I thank Cardinal Mahony for causing me to become a traditional Catholic, and go to Father Schell's Mass. If he didn't drive faith into the ground througout LA, I wouldn't have had to look for the Catholic Faith, from a retired Jesuit, (Fr. Schell) who said the Latin Mass because of all the "Bunk." I went to the Seminary in Oxnard for about 1 second before I was hit on by several "dudes." The place was a discoteque. I do not exaggerate. They did everything possible to dissuade catholic men...

  • Posted by: - Apr. 08, 2006 5:57 PM ET USA

    This is the cardinal who nominated media mogul Rupert Murdoch for a Papal Knighthood. Murdoch made his money in the UK by printing the first tabloid newspaper showing topless women. He got his award at the same ceremony as Ricardo Montelban who played boss in Fantasy Island - the 70s TV series. Maybe the cardinal gave him the award because he made people's dreams come true on that island - at least its more plausible than his reasons for nominating Murdoch.

  • Posted by: Canismater - Apr. 08, 2006 7:26 AM ET USA

    Pseudodionysius you have the answer. Sensus fidelium, ora pro nobis.

  • Posted by: Quadratus - Apr. 07, 2006 11:04 PM ET USA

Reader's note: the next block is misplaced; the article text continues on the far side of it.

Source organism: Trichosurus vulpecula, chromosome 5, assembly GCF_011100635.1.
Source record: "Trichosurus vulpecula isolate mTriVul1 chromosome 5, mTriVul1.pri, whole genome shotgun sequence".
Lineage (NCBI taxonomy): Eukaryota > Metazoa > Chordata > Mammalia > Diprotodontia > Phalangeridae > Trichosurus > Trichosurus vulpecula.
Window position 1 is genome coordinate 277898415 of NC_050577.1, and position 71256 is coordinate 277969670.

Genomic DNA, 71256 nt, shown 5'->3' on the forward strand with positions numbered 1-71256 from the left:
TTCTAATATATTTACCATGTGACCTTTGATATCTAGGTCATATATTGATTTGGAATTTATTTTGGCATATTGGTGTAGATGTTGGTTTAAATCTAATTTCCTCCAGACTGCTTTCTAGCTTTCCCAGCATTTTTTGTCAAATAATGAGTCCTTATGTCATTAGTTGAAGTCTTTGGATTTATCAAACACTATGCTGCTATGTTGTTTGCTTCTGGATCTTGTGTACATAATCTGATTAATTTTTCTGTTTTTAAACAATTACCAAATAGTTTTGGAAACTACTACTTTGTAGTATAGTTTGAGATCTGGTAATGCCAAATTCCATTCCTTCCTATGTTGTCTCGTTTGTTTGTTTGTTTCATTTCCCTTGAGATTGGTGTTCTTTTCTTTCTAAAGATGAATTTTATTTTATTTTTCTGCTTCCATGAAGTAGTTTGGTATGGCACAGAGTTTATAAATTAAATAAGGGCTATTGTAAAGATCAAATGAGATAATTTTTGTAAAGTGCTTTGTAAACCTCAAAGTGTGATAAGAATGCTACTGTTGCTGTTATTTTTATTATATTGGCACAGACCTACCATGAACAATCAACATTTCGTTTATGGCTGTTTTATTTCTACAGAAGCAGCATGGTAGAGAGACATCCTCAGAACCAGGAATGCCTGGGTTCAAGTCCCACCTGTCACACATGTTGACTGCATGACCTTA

Probably the well scripture versed Cardinal was refering to the fact that a thousand years is a day in the Lord's eye. So given that, its ben only close to two days since the Church uses Latin (i.e. close to two milenia) a little "slice"of time. Of course the long and proven tradition of the last forty seconds (years) is more relevant for the Cardinal. OK, someone's pants are on fire!!

  • Posted by: Venerable Aussie - Apr. 07, 2006 9:24 PM ET USA

    Surely Cardinal Mahony could have answered Joe's question by quoting another guy also named Joe who just so happens now to be his superior: "Latin, for centuries the vehicle and instrument of Christian culture, guarantees not only continuity with our roots, but remains as relevant as ever for strengthening the bonds of the unity of faith in the communion of the Church."

  • Posted by: hUMPTY dUMPTY - Apr. 07, 2006 8:48 PM ET USA

    Please go easy: he suffers from an edifice complex. AMDG

  • Posted by: Meg Q - Apr. 07, 2006 8:40 PM ET USA

    "Then he could retire to some quiet little place like Alaska." Hey, please, have some mercy on the poor Alaskans! (Mental picture of Bishop Roger Mahony, regular of Lincoln, trying to deal with his flock): Heh, heh. Well, at least it would fit him for heaven. No more first-class airfare, though, I'm afraid.

  • Posted by: - Apr. 07, 2006 7:00 PM ET USA